There followed a conversation with a cloud of smoke and from within an occasional sucking and blowing noise followed by a red glow and more thick black smoke as he suckled on the brier pipe that was his constant companion, Ron Ranson is in the Guinness Book of Records as having kept alight the same pipe for 26 years 242 days four hours and sixteen minutes, consuming on average six pounds of Old Holborn per day and contributing one degree of temperature per annum to the worlds global warming problem, it is rumored that he slept with the pipe lit in his mouth in the style of Popeye.
“How many O levels did you get then lad ?” he asked, I had written it on a piece of paper and put it on his desk but of course he couldn’t see through the angry swirling smog around his head so I picked the paper up and read them off to him, claiming seven O levels, a lie that I believed all through my life until my Good Doctor friend Rodney emailed me a copy of a listing that had appeared in the Yorkshire Evening Post shortly after the O level results were published in 1973, apparently I only got four O levels so I may have mislead Ron Ranson slightly, by a factor of 75%, still, he was impressed and fortunately he never asked to see the certificates.
“Seven O levels eh, thats very good lad, and one of them technical drawing as well, can you draw this then ?” and out from under the smog slid an A2 plan of a building marked up with electrical symbols the likes of which I’d never seen before.
“Oh yes” I replied, having a raincoat draped over one arm was filling me with confidence now, “Yeah, thats the sort of thing we did for the O level”, it wasn’t of course but he never asked for the certificate so that was ok too.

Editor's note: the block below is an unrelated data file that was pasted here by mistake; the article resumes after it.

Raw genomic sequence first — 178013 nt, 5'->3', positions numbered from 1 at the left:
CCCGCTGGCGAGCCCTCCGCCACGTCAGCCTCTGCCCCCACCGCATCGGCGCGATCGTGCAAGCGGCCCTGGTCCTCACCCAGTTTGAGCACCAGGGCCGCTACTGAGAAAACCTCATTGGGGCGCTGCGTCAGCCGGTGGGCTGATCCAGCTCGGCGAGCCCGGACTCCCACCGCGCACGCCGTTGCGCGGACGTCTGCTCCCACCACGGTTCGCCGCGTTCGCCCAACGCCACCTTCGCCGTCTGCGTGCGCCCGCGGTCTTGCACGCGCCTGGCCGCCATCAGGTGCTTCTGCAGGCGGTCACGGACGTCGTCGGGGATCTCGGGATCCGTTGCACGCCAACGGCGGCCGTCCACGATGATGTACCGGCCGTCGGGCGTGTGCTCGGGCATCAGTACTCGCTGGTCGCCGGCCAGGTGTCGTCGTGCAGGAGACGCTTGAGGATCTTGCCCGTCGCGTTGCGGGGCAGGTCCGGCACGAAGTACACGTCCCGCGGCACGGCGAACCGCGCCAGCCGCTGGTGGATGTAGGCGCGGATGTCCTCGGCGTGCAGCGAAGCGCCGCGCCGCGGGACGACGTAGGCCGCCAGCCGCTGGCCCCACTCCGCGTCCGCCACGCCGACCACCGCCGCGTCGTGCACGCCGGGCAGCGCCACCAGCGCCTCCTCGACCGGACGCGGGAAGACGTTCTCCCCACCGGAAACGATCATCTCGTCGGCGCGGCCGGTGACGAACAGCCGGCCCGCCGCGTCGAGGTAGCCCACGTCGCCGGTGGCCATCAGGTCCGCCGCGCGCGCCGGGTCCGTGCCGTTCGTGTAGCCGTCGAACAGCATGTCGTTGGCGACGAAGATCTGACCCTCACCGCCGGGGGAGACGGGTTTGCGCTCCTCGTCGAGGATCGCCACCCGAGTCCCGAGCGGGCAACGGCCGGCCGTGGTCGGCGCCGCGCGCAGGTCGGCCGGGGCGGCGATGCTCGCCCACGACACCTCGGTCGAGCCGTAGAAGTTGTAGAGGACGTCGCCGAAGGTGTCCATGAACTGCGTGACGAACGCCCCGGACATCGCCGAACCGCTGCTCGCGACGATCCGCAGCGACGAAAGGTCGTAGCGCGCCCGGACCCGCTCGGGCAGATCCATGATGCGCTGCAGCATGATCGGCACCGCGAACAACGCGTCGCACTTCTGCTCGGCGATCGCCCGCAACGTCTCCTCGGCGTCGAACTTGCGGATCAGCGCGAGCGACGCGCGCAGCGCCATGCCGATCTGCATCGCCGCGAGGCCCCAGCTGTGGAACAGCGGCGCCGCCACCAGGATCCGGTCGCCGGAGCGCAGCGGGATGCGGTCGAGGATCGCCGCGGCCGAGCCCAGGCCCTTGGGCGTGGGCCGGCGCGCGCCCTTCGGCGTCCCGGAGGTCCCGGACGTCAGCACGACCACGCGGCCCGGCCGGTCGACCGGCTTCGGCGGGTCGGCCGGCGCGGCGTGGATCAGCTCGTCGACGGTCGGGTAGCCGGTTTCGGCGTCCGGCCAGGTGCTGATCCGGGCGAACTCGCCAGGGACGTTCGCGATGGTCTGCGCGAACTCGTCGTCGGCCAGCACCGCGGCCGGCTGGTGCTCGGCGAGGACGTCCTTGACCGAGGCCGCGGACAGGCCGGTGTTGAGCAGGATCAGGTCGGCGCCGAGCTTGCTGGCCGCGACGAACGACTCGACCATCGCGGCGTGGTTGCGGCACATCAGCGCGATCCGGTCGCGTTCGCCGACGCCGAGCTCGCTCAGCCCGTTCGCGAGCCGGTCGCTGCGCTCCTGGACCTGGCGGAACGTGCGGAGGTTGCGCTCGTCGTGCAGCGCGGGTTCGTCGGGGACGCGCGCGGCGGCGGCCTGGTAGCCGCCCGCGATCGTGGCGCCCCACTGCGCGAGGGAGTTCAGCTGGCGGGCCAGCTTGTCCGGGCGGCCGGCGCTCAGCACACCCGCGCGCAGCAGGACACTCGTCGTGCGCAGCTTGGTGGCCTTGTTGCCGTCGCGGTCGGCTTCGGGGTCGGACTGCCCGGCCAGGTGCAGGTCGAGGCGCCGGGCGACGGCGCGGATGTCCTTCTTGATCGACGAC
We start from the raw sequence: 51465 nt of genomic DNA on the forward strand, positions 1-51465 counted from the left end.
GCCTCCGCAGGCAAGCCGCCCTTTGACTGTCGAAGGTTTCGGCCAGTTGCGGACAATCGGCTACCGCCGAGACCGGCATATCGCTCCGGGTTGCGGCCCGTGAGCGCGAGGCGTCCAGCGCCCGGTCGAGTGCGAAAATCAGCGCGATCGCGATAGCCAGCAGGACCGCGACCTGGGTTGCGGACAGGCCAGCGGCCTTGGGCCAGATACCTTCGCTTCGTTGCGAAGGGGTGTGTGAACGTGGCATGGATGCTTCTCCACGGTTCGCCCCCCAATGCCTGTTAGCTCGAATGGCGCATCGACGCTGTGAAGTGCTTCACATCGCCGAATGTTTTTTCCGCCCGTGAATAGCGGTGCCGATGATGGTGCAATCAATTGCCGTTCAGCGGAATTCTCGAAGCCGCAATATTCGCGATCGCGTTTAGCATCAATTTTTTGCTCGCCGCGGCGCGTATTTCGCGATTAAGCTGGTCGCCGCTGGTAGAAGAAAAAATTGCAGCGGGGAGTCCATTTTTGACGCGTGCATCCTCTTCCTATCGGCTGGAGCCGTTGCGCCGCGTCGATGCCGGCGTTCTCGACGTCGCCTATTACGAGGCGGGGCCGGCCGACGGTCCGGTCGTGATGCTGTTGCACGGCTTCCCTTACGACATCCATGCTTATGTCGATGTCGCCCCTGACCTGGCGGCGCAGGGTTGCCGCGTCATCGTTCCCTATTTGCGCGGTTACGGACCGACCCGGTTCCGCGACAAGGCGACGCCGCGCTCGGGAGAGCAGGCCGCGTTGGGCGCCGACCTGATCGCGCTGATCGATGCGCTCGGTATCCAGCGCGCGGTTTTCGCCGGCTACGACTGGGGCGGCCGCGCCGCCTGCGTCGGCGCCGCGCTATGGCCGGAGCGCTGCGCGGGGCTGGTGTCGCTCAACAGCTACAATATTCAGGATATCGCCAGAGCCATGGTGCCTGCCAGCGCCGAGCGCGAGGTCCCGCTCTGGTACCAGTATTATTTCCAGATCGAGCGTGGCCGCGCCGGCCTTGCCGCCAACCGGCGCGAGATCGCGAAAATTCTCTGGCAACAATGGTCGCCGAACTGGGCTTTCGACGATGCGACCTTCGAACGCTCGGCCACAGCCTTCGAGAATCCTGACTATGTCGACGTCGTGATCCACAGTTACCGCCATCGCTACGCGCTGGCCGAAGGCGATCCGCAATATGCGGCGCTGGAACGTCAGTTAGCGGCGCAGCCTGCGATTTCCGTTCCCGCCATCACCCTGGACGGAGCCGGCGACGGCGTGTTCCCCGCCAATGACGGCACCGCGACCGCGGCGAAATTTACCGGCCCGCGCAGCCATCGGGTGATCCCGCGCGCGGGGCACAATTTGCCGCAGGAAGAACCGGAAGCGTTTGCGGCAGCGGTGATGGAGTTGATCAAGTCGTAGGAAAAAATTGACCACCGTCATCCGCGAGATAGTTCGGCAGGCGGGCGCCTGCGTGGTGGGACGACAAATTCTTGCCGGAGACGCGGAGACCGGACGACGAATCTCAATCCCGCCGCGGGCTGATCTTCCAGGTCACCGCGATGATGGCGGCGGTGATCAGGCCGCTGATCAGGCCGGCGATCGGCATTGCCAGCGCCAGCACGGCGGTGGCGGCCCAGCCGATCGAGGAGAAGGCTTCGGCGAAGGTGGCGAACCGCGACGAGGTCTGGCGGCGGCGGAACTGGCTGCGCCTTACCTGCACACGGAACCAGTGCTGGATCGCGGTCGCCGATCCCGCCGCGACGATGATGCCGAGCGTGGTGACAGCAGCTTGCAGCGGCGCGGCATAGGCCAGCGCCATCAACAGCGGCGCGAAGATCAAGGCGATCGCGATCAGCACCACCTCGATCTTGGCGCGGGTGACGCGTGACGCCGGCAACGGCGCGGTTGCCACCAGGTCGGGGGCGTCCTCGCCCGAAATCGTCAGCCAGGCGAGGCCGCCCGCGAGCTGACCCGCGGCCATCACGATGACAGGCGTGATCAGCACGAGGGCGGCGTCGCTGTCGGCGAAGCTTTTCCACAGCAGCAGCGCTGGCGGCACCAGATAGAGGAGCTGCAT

“My lads called Gary as well” boomed the voice inside the cloud, the conversation in his office this day and for every day thereafter took on L.Frank Baum’s “Wizard of Oz” style of speaking to a being that sucked and blew and issued huge plumes of dense smoke whilst an inanimate voice boomed all around the room, “when can you start ?”
That was it, that was the only job interview I’ve ever had to do, it lasted all of three minutes and I probably inhaled enough nicotine to give me the lungs of a sixty a day smoker but I had the job.
£960 was the pay.
I’ll do the maths for you, £80 a month is what I was remunerated with for a forty hour week or a phrase that I would become very familiar with over the years “hours commensurate with your duties” which really meant that the 40 hours was a minimum and I had to work whatever they told me to.
£18.46 a week less tax and National Insurance.
Stop laughing, it was actually quite adequate for a 18 year old in 1974, my father made my mother take £5 a week board from me (she wouldn’t take anything if it was down to her) for which she became my slave until I left home and for sometime afterwards too, anything that needed attention, laundry, shoes cleaning, food, endless cups of tea, anything at all, I just had to ask and my mother slave would fetch like a faithful labrador, I do miss her even today, my shoes haven’t seen a lick of polish since 1991.
A night out on the lash with your mates could be had for a couple of pounds with beer at 18p a pint and no weird trendy drinks and cocktails on the menu, a simple choice of mild or bitter in a straight or dimpled glass, lager for the ladies with their choice of cordial to make it taste sweeter, and a whisky chaser to finish the night off with, fish and chip supper around the corner of the pub afterwards and change in your pocket from £2 whilst also being considerably drunk.
THIS children, is why life was so much better in the 1970s, SO much better.